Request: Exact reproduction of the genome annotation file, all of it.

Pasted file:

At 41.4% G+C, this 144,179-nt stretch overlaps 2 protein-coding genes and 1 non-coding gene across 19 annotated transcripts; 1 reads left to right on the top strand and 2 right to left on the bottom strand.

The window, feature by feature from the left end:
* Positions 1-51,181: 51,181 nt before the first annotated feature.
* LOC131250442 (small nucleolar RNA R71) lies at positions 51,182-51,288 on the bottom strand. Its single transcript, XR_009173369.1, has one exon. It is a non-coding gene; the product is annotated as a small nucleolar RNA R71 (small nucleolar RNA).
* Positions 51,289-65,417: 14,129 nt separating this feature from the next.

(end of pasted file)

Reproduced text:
At 41.4% G+C, this 144,179-nt stretch overlaps 2 protein-coding genes and 1 non-coding gene across 19 annotated transcripts; 1 reads left to right on the top strand and 2 right to left on the bottom strand.

The window, feature by feature from the left end:
* Positions 1-51,181: 51,181 nt before the first annotated feature.
* LOC131250442 (small nucleolar RNA R71) lies at positions 51,182-51,288 on the bottom strand. Its single transcript, XR_009173369.1, has one exon. It is a non-coding gene; the product is annotated as a small nucleolar RNA R71 (small nucleolar RNA).
* Positions 51,289-65,417: 14,129 nt separating this feature from the next.